The soothing sounds of theropods
About 60 million years ago the group of synapsids that survived the impact seemed to offer Mother Nature considerable promise, especially the ones that developed stereoscopic vision and started climbing through tree branches. Then at some time, possibly about 10-5 million years ago, something happened and the descendants of some of the tree dwellers started walking on land and developed tribalism, treachery, selfishness and hierarchical dominance. It appears that these behavioral characteristics cannot be overcome and that in combination with a certain cleverness resulting from enlarged crania, these organisms will sooner or later wipe themselves out. Natura abhorret a erroris.
So if you are sick of hearing about this evolutionary dead-end, take a break and listen to a nobler experiment–the theropod. True, the ones remaining are not quite as large as the good old days, but they are extremely successful and appear to be able to thrive, notwithstanding the efforts of that primate to destroy the planet.
And best of all, it’s no longer necessary to actually go outside to listen to them. Michigan State University has set up a web-site with bird calls from all over the world. They call it AVoCet (birders will chuckle over that) for Avian Vocalization Center. I very quickly estimated that they currently have recordings from over 3,000 birds from around the world. They also have sonograms of the calls. You can search the database by common name or scientific name. The common name search feature is not as nimble as Google, so you best look up the scientific name online or with your handy Peterson’s.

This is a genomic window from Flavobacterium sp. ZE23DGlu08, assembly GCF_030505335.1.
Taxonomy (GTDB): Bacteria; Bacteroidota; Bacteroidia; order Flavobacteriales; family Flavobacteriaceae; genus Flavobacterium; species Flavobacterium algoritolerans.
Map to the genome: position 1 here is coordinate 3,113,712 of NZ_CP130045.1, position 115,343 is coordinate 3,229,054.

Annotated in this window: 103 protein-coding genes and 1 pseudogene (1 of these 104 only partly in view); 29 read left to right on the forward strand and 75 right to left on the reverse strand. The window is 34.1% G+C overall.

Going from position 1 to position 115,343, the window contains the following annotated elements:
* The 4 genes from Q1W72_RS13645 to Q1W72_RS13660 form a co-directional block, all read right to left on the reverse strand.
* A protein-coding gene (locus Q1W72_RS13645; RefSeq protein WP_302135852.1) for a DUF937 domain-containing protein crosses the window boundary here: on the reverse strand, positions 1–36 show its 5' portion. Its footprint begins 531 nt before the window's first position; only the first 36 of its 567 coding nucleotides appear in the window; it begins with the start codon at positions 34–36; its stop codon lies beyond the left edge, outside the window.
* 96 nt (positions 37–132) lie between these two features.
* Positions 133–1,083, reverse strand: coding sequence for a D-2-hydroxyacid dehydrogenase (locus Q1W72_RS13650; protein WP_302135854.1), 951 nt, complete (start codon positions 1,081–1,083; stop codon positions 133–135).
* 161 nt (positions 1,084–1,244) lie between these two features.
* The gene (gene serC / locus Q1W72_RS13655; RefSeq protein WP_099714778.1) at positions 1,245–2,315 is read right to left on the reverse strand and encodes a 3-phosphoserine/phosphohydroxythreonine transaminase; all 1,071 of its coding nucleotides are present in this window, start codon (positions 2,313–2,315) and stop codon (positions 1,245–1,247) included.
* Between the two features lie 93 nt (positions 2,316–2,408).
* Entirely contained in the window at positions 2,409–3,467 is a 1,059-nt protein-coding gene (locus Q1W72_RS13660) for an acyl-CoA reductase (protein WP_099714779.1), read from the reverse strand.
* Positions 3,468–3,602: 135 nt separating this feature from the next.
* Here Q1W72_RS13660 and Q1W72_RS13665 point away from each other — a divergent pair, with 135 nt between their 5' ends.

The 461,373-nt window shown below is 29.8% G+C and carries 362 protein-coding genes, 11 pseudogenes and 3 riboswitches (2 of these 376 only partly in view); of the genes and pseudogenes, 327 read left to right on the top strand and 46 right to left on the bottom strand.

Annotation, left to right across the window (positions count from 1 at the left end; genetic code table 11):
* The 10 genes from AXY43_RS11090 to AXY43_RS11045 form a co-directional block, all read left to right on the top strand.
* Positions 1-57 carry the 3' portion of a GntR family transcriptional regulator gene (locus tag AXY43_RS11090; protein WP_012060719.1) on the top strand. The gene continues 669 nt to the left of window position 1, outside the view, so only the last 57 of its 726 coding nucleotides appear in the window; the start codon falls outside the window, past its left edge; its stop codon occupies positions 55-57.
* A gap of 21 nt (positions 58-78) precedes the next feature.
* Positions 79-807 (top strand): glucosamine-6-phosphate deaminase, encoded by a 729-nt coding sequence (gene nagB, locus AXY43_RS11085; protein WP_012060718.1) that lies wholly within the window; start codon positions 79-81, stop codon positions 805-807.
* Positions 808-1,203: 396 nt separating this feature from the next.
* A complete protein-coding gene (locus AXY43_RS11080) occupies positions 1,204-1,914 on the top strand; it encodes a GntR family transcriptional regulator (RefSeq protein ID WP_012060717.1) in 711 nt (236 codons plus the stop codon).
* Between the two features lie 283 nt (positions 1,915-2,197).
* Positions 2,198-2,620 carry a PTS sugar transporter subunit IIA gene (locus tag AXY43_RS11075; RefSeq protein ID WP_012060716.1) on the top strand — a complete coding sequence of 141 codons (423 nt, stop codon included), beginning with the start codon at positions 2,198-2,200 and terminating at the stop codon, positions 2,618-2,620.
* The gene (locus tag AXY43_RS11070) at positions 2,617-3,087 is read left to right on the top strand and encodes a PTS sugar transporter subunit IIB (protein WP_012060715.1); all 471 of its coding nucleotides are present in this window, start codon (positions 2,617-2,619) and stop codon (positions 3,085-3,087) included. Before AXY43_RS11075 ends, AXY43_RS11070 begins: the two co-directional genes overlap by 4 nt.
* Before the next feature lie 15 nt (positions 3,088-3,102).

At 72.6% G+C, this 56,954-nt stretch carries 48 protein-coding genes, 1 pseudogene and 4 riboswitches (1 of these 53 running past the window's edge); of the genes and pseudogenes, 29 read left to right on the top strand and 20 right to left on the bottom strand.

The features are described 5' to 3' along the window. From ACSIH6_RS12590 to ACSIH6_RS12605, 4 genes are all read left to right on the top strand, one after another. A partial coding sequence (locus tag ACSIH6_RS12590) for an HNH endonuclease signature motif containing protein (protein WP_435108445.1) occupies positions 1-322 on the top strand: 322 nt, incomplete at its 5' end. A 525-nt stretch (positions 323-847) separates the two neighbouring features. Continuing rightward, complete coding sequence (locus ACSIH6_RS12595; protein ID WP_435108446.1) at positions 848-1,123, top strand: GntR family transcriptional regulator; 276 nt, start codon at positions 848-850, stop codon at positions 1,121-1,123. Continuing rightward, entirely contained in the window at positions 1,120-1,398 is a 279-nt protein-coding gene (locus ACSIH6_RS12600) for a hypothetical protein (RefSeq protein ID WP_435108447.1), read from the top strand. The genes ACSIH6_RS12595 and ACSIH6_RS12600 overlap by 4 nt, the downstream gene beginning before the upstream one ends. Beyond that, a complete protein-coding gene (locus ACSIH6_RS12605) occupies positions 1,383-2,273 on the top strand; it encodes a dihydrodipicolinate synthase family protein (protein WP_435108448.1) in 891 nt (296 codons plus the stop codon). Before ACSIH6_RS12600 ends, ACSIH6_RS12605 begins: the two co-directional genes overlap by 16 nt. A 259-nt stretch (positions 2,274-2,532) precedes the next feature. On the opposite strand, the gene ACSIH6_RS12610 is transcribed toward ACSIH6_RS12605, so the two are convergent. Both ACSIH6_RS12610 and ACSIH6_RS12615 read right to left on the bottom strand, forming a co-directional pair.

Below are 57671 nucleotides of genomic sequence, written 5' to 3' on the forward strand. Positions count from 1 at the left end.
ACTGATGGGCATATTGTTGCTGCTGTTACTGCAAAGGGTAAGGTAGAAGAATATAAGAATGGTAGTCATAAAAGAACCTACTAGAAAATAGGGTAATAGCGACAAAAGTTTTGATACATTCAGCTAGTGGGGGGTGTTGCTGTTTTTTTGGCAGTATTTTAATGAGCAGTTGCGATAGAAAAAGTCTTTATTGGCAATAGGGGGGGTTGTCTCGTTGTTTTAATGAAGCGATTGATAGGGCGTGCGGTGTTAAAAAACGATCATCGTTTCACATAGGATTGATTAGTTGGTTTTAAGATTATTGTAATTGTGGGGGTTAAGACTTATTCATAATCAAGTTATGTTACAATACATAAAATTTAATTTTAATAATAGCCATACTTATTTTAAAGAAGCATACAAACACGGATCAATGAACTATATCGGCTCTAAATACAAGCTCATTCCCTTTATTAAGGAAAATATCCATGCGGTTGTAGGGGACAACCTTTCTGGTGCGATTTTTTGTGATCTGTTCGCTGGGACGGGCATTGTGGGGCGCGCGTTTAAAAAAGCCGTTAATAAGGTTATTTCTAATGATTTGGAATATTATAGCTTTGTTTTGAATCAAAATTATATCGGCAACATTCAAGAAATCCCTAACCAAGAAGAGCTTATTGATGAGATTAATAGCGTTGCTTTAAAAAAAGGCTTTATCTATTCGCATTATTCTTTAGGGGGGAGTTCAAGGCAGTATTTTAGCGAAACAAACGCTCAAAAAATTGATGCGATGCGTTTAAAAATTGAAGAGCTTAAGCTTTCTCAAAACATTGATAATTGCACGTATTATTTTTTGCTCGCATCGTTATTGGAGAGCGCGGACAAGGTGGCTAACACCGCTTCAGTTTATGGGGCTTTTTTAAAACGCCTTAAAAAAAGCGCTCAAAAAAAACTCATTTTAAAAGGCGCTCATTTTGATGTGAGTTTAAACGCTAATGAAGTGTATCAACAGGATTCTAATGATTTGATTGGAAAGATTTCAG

The site promises much more in the near future, and I would suggest a couple of fixes. For example, although it has a listing of total birds by country, the list leads nowhere although the country’s name appears to have been designed to be hyperlinked to something. They also promise to add many more species. I’m looking forward to the sound of my favorite bird, the hoatzin (Opisthocomus hoazin), which is rudely called by some the stinkbird. The newly hatched hoatzin has claws that enable it to climb through branches much like its extinct maniraptor ancestors did.
The database and sound and visual collection is under the supervision of Pamela Rasmussen, an assistant professor of zoology and assistant curator at the MSU Museum. I could give you further explanation but it’s best that you just go there and dive in.